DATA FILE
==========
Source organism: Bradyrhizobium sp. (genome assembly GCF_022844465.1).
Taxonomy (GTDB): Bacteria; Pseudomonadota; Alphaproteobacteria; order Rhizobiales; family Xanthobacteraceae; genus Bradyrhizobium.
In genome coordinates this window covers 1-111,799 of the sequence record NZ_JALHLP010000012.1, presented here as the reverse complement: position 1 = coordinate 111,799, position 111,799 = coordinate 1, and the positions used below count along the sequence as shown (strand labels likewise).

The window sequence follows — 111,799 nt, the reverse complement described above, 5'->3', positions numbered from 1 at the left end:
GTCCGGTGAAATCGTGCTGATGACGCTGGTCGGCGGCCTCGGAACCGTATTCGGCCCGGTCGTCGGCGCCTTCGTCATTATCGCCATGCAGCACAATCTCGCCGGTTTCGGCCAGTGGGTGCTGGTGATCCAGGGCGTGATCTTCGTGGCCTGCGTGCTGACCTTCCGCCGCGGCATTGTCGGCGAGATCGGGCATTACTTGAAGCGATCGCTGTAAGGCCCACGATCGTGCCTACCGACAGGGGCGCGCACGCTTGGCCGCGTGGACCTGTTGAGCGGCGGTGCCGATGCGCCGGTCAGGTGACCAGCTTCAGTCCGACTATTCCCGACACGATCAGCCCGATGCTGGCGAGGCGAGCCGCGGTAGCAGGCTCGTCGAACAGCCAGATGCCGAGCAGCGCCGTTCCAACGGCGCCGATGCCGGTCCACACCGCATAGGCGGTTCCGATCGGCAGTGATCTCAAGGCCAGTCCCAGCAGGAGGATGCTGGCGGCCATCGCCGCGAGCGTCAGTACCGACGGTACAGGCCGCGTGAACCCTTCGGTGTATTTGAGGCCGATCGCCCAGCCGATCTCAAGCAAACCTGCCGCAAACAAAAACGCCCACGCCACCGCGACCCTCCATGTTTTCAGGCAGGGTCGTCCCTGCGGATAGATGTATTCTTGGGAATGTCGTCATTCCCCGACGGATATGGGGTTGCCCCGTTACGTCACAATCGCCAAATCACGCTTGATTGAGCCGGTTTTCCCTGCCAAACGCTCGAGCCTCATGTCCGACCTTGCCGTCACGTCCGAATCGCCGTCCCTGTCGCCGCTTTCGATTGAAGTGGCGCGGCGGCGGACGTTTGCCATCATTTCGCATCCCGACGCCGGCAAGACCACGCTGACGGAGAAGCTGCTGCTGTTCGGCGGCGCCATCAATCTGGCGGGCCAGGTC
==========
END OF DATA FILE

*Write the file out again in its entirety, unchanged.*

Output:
Source organism: Bradyrhizobium sp. (genome assembly GCF_022844465.1).
Taxonomy (GTDB): Bacteria; Pseudomonadota; Alphaproteobacteria; order Rhizobiales; family Xanthobacteraceae; genus Bradyrhizobium.
In genome coordinates this window covers 1-111,799 of the sequence record NZ_JALHLP010000012.1, presented here as the reverse complement: position 1 = coordinate 111,799, position 111,799 = coordinate 1, and the positions used below count along the sequence as shown (strand labels likewise).

The window sequence follows — 111,799 nt, the reverse complement described above, 5'->3', positions numbered from 1 at the left end:
GTCCGGTGAAATCGTGCTGATGACGCTGGTCGGCGGCCTCGGAACCGTATTCGGCCCGGTCGTCGGCGCCTTCGTCATTATCGCCATGCAGCACAATCTCGCCGGTTTCGGCCAGTGGGTGCTGGTGATCCAGGGCGTGATCTTCGTGGCCTGCGTGCTGACCTTCCGCCGCGGCATTGTCGGCGAGATCGGGCATTACTTGAAGCGATCGCTGTAAGGCCCACGATCGTGCCTACCGACAGGGGCGCGCACGCTTGGCCGCGTGGACCTGTTGAGCGGCGGTGCCGATGCGCCGGTCAGGTGACCAGCTTCAGTCCGACTATTCCCGACACGATCAGCCCGATGCTGGCGAGGCGAGCCGCGGTAGCAGGCTCGTCGAACAGCCAGATGCCGAGCAGCGCCGTTCCAACGGCGCCGATGCCGGTCCACACCGCATAGGCGGTTCCGATCGGCAGTGATCTCAAGGCCAGTCCCAGCAGGAGGATGCTGGCGGCCATCGCCGCGAGCGTCAGTACCGACGGTACAGGCCGCGTGAACCCTTCGGTGTATTTGAGGCCGATCGCCCAGCCGATCTCAAGCAAACCTGCCGCAAACAAAAACGCCCACGCCACCGCGACCCTCCATGTTTTCAGGCAGGGTCGTCCCTGCGGATAGATGTATTCTTGGGAATGTCGTCATTCCCCGACGGATATGGGGTTGCCCCGTTACGTCACAATCGCCAAATCACGCTTGATTGAGCCGGTTTTCCCTGCCAAACGCTCGAGCCTCATGTCCGACCTTGCCGTCACGTCCGAATCGCCGTCCCTGTCGCCGCTTTCGATTGAAGTGGCGCGGCGGCGGACGTTTGCCATCATTTCGCATCCCGACGCCGGCAAGACCACGCTGACGGAGAAGCTGCTGCTGTTCGGCGGCGCCATCAATCTGGCGGGCCAGGTC